- The Washington Times - Monday, March 26, 2001

A little more than a minute into the second period Saturday night in Tampa, Fla., with the Washington Capitals already down a pair, Lightning penalty -killer Fredrik Modin stripped Sergei Gonchar of the puck and faced goalie Craig Billington on a short-handed breakaway.

Modin, who will represent Sweden in the Olympics, is Tampa Bay's leading goal-scorer. He already had scored his 31st of the year earlier in the game and had the Caps over the proverbial barrel. Another goal could be curtains for the Caps, sending them to a sixth straight loss and continuing the ruination of a once promising season.

But Billington made the stop, and the game remained 2-0. Brendan Witt, Peter Bondra and Steve Konowalchuk later scored to make it 3-2 Washington at the end.

"That was a huge stop, just huge," assistant coach Tim Army said yesterday. "But he had been doing that, making the stops that kept the game 2-0. It's like I said, when we're all on the same page, we're a good team and hard to play against."

There will be arguments that a close win over Carolina or either of the two wins over Pittsburgh or the three-goal comeback against Ottawa are better candidates for the Caps' game of the year, but Saturday night in Tampa has to rule as the favorite.

Washington entered the game with a five-game losing streak. Its 15-point lead over the Hurricanes in the Southeast Division was down to seven, and it fell behind the Lightning 2-0 in the first three minutes. Coach Ron Wilson spent the day preaching that the team had to win the first period or at least come out even.

That didn't happen, but the Caps fell back on what they had been taught, what they had bought into individually and collectively Wilson's system. And that did work.

"We won because we didn't deviate from what we believe in," said Witt, who contributed offensively, defensively and with his fists, standing up for his teammates when it was needed.

"The reason we're atop our division and have 88 points is when we play to our strengths, we're effective," Army said. "And we proved that [Saturday] night. We played emotionally but intelligently and with composure. Our guys realize we need to play a certain way in order to be successful. Sometimes when you have a lot of success things begin to slip because of that, it cycles out and often times you can go through a real rough stretch."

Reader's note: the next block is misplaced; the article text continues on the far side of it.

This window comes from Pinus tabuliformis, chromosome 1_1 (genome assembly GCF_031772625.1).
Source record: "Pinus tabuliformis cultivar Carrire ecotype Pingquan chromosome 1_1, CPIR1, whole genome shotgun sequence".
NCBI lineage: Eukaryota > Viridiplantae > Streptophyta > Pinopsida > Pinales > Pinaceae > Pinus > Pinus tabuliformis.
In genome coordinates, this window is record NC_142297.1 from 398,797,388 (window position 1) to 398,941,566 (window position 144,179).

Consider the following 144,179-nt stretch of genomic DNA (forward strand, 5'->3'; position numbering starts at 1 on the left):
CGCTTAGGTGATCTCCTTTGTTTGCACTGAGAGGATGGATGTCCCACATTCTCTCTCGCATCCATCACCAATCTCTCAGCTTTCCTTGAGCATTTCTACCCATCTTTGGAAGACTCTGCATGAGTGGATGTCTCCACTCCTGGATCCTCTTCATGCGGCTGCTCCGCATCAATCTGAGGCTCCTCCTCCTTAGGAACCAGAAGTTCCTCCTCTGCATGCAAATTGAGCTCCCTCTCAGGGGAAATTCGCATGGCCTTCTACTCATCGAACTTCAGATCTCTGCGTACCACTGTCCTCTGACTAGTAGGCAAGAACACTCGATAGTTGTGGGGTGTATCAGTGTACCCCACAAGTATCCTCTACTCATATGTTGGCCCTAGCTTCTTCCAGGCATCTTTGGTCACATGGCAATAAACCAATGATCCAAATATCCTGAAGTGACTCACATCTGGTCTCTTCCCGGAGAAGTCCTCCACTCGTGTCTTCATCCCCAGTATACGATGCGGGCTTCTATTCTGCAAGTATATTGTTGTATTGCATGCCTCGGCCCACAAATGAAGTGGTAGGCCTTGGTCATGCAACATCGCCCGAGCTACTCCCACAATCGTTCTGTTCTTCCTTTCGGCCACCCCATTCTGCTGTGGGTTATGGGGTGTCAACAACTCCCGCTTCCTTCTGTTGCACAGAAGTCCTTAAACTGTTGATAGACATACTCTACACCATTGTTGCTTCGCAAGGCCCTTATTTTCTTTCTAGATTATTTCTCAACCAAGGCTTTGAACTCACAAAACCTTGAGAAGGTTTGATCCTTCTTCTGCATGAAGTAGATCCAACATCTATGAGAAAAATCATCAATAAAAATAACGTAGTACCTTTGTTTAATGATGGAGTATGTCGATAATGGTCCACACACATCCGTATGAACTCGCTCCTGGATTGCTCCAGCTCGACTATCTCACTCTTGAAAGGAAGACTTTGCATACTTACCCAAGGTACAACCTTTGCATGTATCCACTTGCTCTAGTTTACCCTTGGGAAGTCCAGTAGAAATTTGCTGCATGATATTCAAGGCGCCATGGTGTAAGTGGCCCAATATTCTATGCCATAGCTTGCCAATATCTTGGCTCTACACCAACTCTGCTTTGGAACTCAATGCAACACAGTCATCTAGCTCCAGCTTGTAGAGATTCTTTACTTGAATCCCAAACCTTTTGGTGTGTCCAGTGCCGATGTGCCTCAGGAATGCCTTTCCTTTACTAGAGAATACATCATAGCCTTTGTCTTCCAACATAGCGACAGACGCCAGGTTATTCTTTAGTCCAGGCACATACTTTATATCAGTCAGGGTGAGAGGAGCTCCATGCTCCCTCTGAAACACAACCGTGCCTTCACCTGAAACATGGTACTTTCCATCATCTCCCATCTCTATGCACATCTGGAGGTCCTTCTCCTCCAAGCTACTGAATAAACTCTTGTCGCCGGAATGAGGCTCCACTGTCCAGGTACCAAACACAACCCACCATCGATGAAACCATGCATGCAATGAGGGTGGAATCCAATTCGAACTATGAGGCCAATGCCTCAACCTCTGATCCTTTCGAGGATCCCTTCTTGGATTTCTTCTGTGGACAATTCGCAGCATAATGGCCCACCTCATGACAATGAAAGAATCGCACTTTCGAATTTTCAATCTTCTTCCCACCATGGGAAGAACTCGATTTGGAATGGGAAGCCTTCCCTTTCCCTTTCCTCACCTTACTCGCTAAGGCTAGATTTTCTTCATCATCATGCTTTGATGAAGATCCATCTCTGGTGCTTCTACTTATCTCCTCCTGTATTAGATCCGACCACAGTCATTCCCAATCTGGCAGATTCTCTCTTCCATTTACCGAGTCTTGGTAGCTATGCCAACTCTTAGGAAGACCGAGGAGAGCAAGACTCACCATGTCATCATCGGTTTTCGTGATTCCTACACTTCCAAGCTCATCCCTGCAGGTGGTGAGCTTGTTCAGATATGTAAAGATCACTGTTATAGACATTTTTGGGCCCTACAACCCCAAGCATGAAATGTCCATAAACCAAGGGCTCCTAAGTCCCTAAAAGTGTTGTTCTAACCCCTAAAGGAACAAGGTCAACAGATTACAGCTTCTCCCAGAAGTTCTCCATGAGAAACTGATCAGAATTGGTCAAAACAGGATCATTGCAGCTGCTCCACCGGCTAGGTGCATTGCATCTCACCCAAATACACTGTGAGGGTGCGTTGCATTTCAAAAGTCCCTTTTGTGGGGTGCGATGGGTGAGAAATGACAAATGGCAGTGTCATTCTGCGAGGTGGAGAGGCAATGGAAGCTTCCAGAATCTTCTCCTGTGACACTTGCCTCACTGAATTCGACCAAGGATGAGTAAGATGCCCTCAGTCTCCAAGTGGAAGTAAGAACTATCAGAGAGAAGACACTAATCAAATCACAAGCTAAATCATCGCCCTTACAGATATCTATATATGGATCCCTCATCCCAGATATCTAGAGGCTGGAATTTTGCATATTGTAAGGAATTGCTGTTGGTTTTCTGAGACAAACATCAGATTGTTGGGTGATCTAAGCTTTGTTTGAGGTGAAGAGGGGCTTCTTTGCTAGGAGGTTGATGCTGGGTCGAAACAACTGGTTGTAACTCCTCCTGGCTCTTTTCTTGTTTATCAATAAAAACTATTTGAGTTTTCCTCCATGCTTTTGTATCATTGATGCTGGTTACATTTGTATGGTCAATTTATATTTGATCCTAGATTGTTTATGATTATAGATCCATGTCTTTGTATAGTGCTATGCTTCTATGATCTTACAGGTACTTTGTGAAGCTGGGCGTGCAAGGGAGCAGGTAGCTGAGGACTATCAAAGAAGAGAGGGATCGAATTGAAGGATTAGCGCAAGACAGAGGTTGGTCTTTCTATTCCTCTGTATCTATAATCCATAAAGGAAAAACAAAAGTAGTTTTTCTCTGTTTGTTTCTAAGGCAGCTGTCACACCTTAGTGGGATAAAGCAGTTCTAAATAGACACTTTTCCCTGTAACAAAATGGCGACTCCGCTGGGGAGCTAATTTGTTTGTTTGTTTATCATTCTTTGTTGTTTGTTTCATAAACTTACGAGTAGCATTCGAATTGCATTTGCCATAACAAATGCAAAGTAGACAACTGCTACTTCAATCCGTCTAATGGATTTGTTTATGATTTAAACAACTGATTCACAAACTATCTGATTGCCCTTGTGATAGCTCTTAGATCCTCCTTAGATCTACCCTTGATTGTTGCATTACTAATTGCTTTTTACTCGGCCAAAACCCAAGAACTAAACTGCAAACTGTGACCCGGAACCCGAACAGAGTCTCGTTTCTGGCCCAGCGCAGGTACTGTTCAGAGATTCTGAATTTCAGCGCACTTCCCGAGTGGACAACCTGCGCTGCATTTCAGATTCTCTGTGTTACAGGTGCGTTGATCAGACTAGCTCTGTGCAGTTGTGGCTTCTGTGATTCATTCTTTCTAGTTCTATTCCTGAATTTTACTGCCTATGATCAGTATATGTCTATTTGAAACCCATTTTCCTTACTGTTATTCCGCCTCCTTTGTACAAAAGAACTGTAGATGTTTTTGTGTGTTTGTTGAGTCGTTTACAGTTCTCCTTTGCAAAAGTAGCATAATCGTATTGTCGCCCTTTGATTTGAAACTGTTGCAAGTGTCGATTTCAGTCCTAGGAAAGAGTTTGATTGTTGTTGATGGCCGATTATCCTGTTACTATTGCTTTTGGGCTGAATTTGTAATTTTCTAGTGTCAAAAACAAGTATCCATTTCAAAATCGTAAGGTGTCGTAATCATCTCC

What the Caps didn't do in Tampa was panic. The game plan was in place, it was followed and eventually the Caps won.

"Now we have to get better and build off that," Army said. "We had a big win, but we can't afford another flat game like we've had before."

This is a critical week for the Caps. They lead Carolina in the Southeast by nine and face the Hurricanes twice, Wednesday at home and Friday in Raleigh. The Caps' magic number to win their second straight division title is eight any combination of eight points gained by Washington or lost by Carolina, and the Caps get home-ice advantage in the first round.

Before last night's games, Washington's magic number to clinch a playoff spot was four (not two as incorrectly reported here yesterday), with Boston the only team still alive in the Eastern Conference that was not already seeded.

"We can't worry about that stuff," Army said. "We have to concentrate on what we can control. When we do the little things and do them right, we have the opportunity to win the game every night. Coming into Wednesday, we need to be prepared and have the same focus and everything will take care of itself."


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